PRINCE2 – it was designed and built with Government Projects in mind!

In the early 200?’s the Project Management Centre of Excellence within the Ontario Ministry of Government Services developed the OPS Integrated Project Management Framework Methodology (OPS-IPMFM). A massive step forward from my days in the OPS during the 1990’s where we commonly adapted the “Just Wing It” approach to project management.

The OPS-IPMFM integrated the idea of the Business Case being front and centre to the start of a project and used the ideas of stages/phases/gates  to control the progress and make well informed decisions about how and even IF the project should succeed.

As I travelled through my project management career from informal & ad-hoc project management, to understanding the formality suggested by the Project Management Institute (PMI©) and on to the methods and how to’s detailed in PRINCE2© it occurred to me that the realities of today’s public sector projects are not unlike those I encountered early in my career as a civil servant, nor are they different to those faced by the UK Government when the designed and development PRINCE2 as a project management methodology.

Key risks facing any public sector project include:

- Changing political environment – e.g. A change in Executive for the project, a change in priority of the project which might lead to reduced resource assignment or cutback of funding.

- Pressure to do more with less –e.g. Budgets being stretched and projects are started with insufficient funding and insufficient acknowledgement of risk and the cost that may be incurred to minimize risk.

- Pressure for visible progress –e.g. A “Get the project started as quickly as possible” attitude often leads to a lack of or minimal planning.

- Aging infrastructure – There is a focus on the short term (within the current fiscal year, within the current government term) and minimal vision on how decisions made now might affect the longer term. 

And from a project management specific perspective: A lack of understanding of the roles and responsibilities of the Executive and the Project Manager.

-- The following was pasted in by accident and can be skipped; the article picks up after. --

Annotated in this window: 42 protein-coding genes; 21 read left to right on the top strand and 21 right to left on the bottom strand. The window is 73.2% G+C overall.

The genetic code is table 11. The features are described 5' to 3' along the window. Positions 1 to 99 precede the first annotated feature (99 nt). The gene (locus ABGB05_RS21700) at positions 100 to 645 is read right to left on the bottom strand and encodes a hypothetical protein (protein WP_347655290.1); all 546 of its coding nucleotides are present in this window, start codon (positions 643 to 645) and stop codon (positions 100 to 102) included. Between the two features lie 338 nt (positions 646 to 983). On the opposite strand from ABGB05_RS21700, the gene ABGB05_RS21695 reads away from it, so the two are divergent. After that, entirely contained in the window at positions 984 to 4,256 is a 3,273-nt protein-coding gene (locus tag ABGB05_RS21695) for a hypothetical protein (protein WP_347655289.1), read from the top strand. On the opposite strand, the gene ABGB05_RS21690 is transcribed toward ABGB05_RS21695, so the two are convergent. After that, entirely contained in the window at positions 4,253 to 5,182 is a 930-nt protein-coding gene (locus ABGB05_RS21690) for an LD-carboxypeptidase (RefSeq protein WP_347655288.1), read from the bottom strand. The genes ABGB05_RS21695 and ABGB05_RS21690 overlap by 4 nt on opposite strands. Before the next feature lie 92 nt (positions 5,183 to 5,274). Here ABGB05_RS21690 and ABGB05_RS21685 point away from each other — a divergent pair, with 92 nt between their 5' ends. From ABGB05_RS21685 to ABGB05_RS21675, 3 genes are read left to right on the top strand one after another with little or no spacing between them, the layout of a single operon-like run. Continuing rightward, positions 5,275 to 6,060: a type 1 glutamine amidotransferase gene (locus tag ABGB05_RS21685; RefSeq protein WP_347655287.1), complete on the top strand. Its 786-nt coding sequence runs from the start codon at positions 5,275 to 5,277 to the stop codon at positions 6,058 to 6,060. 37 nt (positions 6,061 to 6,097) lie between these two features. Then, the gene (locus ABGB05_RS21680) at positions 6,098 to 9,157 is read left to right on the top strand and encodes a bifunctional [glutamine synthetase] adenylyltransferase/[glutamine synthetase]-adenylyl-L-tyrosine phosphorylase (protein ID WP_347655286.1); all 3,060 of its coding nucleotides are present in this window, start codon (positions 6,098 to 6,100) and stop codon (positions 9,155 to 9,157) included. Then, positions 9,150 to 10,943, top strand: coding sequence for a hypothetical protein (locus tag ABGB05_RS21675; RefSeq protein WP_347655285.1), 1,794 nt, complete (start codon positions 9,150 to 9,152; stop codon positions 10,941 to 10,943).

Project Management is by definition risk management.  PRINCE2 was developed by the UK Government in response to many of these risks to increase the chance of project success; to help those within the organization acknowledge the realities of public sector projects and to plan the projects in such a way that they don’t get away from us.  All of this is done by way of realistic decision making at regular intervals in a project.

PRINCE2 establishes key decision points by the Executive to enable the Project Manager to control the project within defined constraints (tolerances in PRINCE2) as set by the organization:

1) The PM uses the project mandate/trigger to develop a business case and project brief to enable the executive to get a high-level understanding about the project PRIOR to an investment in planning.

2) A high level project plan (and supporting information – assembled in the Project Initiation Documentation) is established with major milestones, deliverables and most importantly stage boundaries to enable the Executive and the organization to maintain control at an overall level.

3) Funding and resources are released one stage at a time.  This acknowledges that the project environment changes and the project plan & detailed stage plans must adapt accordingly.

Being specific about establishing a business case with stated reasons and benefits, helps any government organization establish the link between a project and the on-going service delivery objectives they must maintain to the citizens.  Regularly checking that the project continues to be justified against that business case and that the benefits are still forecasted to be realized helps to stop projects when necessary and divert funds to other more worthwhile projects.

There are too many projects that continue that are not longer justified against the realization of expected benefits. PRINCE2 helps make those difficult decisions part of the best practice way of doing projects.

A project that is stopped for a good reason is a business success.

A project that continues and can be shown to be justified is a bigger success.